Questions about Interrupted 34-Hour Resets, Failed Drug Tests & More
Answered by Law Enforcement Officials (as of May 2013)
Warning: Laws are subject to change without notice.
These interpretations were made on April 14, 2013.
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34-HOUR RESET DURING DRUG TEST
Q: During a 34-hour reset, my leasing company required me to take a random drug test. I drove my personal vehicle to take the test. Since I had to log the test as “on-duty” per section 395.2(7), it interrupted my 34-hour reset. The company then sent me two violations for the 70-hour rule. Does section 395.1(B)(2) exempt me from the 70-hour rule violation? Did the company violate section 395.3 by requiring me to drive? Are there any exceptions for interrupting the 34-hour reset? Should I have restarted the 34-hour reset since the test interrupted the reset? Please help! – Charles in California
A: Provided by Sgt. Pete Camm (Ret.), California Highway Patrol, Sacramento, CA: Failure of your employer to adequately plan for your test does not constitute an “emergency” for you. And yes, your employer would be in violation of 395.3 if they required you to drive your own vehicle to the testing site. All time, including travel to and from a random test, is considered “on-duty” time (395.2 definitions, paragraph 7 under “on-duty time”). However, if someone else drove you to and from the test, the 70-hour rule would not have been violated. A driver can perform work for a MC totaling 90 hours and not violate the 70-hour rule provided all work performed after the 70th hour did not involve driving. You should have restarted your 34-hour off-duty time. Generally, the 34-hour restart is already an exception to the regulations (395.3) and I’m not aware of an exception to that exception. Prior to implementation of the 34-hour restart rule, many drivers red-lined for being over hours were down two or more days before they were able to subtract hours to re-qualify (no hours to deduct from first two days of previous seven).
DEALING WITH A FAILED DRUG TEST
Q: Are there any companies that hire drivers with a failed drug test (over a year ago) or who don’t read DAC reports? Greg in Ohio
A: Provided by Jim Brokaw, formerly a Staff Sergeant, Nebraska State Patrol, Carrier Enforcement Division, Lincoln, NE: You’ll find the answer to your question in 49 CFR 391.23. Federal regulation requires that all motor carriers conduct investigations and inquiries with respect to each driver it intends to employ. As part of this investigation, the hiring motor carrier must contact a prospective driver’s previous employers to verify, among other things, if the driver has failed a drug/alcohol test. The hiring motor carrier must provide the previous employers with the driver’s written consent for the release of this information. However, if the driver refuses to provide this written consent, by regulation, the hiring motor carrier is prohibited from letting the driver operate any commercial motor vehicle, not just CDL vehicles. If you apply for a driving job but won’t give consent to the background check, the motor carrier can’t let you drive. If you can’t drive, they are not going to hire you. Simply put, if a prospective driver has failed a drug test or refuses to give consent to obtain that information, a motor carrier will not want to hire such a safety risk.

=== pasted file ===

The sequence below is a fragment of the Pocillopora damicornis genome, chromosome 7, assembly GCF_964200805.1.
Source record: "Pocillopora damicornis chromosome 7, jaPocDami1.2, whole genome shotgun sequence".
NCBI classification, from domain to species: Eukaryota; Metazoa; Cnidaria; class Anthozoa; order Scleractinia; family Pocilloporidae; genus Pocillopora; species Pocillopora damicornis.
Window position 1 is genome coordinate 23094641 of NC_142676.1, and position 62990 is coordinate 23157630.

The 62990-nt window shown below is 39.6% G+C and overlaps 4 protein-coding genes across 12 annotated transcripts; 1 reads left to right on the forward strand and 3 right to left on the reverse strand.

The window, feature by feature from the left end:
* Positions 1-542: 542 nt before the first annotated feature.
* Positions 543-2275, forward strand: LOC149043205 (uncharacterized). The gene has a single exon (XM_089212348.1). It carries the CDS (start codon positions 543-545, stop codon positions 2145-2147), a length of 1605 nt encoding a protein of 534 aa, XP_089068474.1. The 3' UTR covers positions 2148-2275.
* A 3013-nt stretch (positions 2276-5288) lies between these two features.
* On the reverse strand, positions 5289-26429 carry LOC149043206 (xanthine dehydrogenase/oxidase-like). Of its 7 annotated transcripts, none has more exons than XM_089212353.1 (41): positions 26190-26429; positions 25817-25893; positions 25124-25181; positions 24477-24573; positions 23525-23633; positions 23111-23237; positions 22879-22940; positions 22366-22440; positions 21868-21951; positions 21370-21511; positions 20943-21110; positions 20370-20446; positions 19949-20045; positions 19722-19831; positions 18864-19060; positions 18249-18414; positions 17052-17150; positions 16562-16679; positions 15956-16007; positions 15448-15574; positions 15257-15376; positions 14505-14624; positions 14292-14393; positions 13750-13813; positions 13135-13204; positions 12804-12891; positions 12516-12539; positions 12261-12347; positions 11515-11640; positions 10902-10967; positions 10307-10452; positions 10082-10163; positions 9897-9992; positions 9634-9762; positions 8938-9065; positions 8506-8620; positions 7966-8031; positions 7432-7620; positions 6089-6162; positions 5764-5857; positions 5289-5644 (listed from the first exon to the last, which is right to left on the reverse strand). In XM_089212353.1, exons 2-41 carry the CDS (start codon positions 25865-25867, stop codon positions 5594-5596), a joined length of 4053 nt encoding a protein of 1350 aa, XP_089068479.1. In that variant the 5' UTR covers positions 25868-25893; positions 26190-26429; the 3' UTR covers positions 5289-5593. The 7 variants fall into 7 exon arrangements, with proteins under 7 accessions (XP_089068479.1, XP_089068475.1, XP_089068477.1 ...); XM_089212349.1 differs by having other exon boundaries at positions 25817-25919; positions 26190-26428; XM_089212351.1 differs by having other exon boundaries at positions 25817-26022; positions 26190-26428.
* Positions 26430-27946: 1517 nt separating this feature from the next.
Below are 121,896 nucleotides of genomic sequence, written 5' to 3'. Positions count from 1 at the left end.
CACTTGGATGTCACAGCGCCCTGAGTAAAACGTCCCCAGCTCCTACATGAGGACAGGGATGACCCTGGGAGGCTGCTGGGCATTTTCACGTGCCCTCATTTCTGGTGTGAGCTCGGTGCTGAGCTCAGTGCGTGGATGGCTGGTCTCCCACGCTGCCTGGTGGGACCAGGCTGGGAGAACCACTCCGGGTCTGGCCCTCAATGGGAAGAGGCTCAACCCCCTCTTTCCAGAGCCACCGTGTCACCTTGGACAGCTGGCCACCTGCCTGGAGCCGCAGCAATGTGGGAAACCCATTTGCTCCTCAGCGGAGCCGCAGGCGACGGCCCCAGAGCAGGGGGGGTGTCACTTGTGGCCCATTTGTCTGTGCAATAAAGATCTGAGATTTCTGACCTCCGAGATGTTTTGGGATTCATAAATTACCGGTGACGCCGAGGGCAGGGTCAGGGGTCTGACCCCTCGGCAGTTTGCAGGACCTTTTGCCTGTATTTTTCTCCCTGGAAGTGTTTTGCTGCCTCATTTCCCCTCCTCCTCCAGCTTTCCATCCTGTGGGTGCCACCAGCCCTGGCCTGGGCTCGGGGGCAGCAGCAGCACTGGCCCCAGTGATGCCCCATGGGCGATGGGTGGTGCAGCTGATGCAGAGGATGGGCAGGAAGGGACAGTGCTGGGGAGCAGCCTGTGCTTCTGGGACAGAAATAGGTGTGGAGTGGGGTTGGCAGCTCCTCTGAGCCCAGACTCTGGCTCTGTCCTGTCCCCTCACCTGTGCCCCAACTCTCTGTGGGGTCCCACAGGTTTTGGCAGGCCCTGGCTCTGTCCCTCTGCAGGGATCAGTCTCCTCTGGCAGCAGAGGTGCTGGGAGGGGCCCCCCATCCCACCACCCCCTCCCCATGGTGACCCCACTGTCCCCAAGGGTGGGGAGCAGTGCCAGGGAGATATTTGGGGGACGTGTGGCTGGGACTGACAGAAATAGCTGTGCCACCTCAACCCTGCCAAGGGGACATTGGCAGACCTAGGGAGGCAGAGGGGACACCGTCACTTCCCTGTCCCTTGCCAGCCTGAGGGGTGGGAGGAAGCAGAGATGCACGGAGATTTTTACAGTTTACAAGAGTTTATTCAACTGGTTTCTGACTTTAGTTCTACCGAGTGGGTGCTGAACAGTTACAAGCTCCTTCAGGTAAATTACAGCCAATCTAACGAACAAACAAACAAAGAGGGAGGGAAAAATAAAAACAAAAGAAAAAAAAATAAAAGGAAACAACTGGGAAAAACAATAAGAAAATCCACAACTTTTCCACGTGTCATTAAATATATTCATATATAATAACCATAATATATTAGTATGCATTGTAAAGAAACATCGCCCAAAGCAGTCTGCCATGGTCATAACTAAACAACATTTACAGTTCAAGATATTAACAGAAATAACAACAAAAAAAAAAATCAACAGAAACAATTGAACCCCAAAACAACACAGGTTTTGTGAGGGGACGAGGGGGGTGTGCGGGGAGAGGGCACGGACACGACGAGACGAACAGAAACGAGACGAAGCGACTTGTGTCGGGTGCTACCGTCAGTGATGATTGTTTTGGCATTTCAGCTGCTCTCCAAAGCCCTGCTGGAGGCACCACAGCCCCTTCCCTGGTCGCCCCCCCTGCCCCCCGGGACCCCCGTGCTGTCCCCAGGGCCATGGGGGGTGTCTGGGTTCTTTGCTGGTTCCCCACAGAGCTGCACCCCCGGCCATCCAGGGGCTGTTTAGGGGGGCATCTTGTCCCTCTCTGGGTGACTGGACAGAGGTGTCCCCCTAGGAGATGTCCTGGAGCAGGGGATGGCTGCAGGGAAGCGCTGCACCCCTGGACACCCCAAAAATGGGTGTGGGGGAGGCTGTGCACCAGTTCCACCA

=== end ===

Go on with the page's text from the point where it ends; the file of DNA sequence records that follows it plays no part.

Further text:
DRIVER USING TWO LOG BOOKS
Q: I’m about to start driving for a guy that just bought a truck to run grain containers. He has a DOT number but will be leased to and running under someone else’s authority. I’m being told that I have to keep a record of HOS under the local driver provisions and turn in two copies – one to the company and the other to the owner of the truck. I’m concerned about having two logbooks in the truck during an inspection. Any advice you could give me would be very greatly appreciated. Thanks – Curtis in Illinois
A: Provided by Senior Trooper Monty Dial (Ret.), Texas Highway Patrol, Commercial Vehicle Enforcement Division, Garland, TX: As long as both copies are identical, there should not be a concern. Where drivers run into problems is when more than one logbook is used or found and the multiple logbooks do not match each other. If I may offer you a suggestion, use a regular logbook and make one original and two copies (rather than one original and one copy) or use a separate logbook and make only one copy to submit to the owner of the truck.
~ The Ask The Law™ programs are an ongoing educational effort between Ol’ Blue, USA™ and commercial law enforcement agencies. Ol’ Blue, USA is a non-profit organization dedicated to highway safety education and to improving relations between the motoring public, law enforcement and commercial drivers. “Ask The Law” is a registered trademark of Ol’ Blue, USA. This column is copyrighted© by Ol’ Blue, USA. Warning: Laws are subject to change without notice. These interpretations were made on April 14, 2013.